A psychiatric survivor gives an eye-witness report of a warm and wonderful series of Mad Pride events in Vancouver in 2005.
2005 Mad Pride Vancouver Report
Mad Pride Vancouver was held at Gallery Gachet in Gastown. Over 30 people attended and, judging by the creativity and passion displayed on Saturday night, I would guess that most, if not all, of them were psychiatric assault survivors.
Celebrations began at 7:00 with a video by the Coalition Against Psychiatric Assault about the recent hearings in Ontario on electroshock and was dedicated to “all those who testified and those who were not able to.” It’s the plight of those people “who were not able to” that got me involved in the Mad Movement.
We had brief introductions from Irwin Oostindie, General Manager of Gallery Gachet and Ron Carten, Coordinator of the Vancouver/Richmond Mental Health Network.
Poets Sharon Taylor, Rose Heart, Kagan Goh, Bruce Ray, Marie Baker and Jeannine Cook read their poems. Rose Heart performed a couple of her songs. Ron Carten sang the Psychiatric Anthem while he played the guitar.
The highlight of the evening (for this psychiatric survivor, anyway) was the presentation of a very moving and all too short video by Zola entitled “I Would Not Live in Heaven” which was, above all, a tribute to the indomitable human spirit.
When it was over, walking to my car around 10:30 on Saturday night, I am reminded that Vancouver’s East End can seem to some at times as alien as the surface of Mars. But not to me. I see the down and out and I can see that the vast majority of these lost souls are psychiatrized – battered, ignored, drugged, shocked, lost, abandoned, many of them refugees from Riverview Hospital in Coquitlam. I feel no fear. Something magical happens every time two crazy people make eye contact and I can’t begin to explain it, except to say that during that brief glance, much is exchanged. I beam down the mystic wire to him “I respect you. You’re a survivor. Just keep holding on. You will be okay,” and he flashes back “Wow, she’s one of us!” Indeed I am. And, were it not for the generosity of my family and friends, I too would have been living on the streets.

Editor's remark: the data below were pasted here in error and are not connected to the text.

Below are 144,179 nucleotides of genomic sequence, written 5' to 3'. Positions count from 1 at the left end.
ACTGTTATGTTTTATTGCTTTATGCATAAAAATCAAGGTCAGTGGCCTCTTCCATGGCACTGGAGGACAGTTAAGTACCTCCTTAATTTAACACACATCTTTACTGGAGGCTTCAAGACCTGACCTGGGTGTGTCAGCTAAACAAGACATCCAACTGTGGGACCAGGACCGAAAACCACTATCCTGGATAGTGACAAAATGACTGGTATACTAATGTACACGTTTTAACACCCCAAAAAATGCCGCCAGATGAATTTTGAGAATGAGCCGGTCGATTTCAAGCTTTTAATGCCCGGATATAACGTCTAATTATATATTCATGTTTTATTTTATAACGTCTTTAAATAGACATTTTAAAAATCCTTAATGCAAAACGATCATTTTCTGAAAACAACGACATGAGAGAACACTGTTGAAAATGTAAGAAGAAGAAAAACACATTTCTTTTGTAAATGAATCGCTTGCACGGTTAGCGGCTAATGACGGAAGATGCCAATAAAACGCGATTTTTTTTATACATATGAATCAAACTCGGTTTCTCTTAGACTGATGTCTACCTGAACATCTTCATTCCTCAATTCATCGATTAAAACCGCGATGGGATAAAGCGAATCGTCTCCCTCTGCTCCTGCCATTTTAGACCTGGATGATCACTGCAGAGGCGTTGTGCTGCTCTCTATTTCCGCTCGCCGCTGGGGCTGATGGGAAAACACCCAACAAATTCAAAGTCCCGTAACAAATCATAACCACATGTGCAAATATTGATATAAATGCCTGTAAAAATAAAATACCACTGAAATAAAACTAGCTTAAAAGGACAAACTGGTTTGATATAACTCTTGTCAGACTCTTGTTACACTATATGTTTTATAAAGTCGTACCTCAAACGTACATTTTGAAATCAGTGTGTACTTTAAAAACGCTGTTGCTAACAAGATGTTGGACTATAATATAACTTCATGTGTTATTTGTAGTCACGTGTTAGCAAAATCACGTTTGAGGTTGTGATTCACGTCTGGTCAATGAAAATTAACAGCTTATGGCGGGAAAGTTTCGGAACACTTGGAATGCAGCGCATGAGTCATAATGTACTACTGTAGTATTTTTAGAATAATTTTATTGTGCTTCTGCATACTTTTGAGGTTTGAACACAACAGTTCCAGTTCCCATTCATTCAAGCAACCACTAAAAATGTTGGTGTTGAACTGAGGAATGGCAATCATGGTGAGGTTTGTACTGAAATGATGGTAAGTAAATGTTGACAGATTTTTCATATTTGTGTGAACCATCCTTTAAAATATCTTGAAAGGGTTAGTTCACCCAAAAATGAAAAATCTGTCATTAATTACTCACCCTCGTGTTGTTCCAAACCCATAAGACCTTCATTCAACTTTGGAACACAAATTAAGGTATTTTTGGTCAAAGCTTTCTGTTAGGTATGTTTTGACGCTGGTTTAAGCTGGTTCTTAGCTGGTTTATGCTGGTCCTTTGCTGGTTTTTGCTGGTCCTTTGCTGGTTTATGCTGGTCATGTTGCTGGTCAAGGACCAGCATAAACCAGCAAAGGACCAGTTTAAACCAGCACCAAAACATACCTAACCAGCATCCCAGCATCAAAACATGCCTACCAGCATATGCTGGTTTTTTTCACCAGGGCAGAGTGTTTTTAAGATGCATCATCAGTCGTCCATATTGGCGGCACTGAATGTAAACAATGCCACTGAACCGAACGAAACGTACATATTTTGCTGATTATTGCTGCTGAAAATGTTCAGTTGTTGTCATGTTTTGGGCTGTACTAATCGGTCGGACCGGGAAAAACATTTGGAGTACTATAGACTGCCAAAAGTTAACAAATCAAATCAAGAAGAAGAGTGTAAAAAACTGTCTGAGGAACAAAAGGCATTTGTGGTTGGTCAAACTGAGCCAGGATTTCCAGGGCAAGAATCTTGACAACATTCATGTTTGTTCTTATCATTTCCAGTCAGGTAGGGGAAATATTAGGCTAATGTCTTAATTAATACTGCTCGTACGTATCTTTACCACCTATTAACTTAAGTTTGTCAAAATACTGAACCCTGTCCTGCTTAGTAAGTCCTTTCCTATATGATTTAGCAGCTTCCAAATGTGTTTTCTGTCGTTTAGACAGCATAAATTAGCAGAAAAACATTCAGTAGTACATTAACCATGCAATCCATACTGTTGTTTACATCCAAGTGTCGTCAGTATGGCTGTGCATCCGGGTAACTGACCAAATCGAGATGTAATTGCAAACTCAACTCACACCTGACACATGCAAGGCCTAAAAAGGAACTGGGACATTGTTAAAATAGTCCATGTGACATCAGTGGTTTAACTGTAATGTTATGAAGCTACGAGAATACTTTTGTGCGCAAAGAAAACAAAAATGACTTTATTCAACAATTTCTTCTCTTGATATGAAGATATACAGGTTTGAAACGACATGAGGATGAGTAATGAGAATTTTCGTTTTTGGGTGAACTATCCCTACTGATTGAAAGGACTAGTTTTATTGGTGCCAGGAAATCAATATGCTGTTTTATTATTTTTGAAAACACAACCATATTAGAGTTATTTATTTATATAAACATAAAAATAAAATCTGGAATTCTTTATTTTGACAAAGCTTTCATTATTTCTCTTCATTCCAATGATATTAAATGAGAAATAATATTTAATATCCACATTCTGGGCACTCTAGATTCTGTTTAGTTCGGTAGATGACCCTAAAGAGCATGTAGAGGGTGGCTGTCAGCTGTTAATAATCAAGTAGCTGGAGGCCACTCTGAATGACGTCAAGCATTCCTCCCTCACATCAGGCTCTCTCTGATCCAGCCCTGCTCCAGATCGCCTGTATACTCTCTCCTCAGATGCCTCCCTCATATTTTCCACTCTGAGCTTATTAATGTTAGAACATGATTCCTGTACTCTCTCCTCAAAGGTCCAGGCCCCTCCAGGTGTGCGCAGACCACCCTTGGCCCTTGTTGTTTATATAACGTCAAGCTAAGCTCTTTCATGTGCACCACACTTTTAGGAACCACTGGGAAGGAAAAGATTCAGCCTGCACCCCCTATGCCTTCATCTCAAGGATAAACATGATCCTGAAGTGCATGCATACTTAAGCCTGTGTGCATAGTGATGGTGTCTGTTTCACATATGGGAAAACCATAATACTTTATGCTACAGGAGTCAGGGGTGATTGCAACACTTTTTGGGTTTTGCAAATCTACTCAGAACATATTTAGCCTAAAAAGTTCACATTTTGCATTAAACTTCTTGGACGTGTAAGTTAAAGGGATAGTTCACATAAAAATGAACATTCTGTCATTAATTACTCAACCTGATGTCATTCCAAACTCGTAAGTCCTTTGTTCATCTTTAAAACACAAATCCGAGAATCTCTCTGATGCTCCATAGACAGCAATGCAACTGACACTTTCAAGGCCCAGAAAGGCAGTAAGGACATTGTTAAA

So I reserve my fear for actual dangers. I fear a society that segregates, humiliates and punishes the psychiatrically labelled. I fear pharmaceutical companies that place profits above all else. I fear a psychiatric system that is wilfully blind to human rights violations. I fear a society whose elite zip through the East End with their windows up and their doors locked, oblivious to the pain and suffering going on all around them. I fear a provincial government which slashed disability benefits as it scrambled to win the bid for the 2010 Olympics. I fear one of the richest societies on this planet that consistently fails to provide shelter, decent food and emotional support to those who need it the most. I feel plenty of fear and so should we all.
Mad Pride Vancouver demonstrated once again the enormous and only barely tapped power that our movement possesses. Just to walk into the room was to know instantly it’s okay, we’re all friends here. We’ve all experienced outrageous abuse. Just by the simple act of attending last night, we demonstrate that we’re still here, we count, we will not be silenced. We are writers, poets, musicians, painters, actors, activists and advocates. In such distinguished company, I have never been prouder to be a survivor.
Special thanks to Gallery Gachet for hosting Mad Pride Vancouver 2005, and to the Vancouver/Richmond Mental Health Network, Mental Health Action Research and Advocacy (ARA), Richmond Mental Health Consumers and Friends Society, Consumers/Survivors/Ex-Patients (CSX) and to MindFreedom Solidarity Coalition International.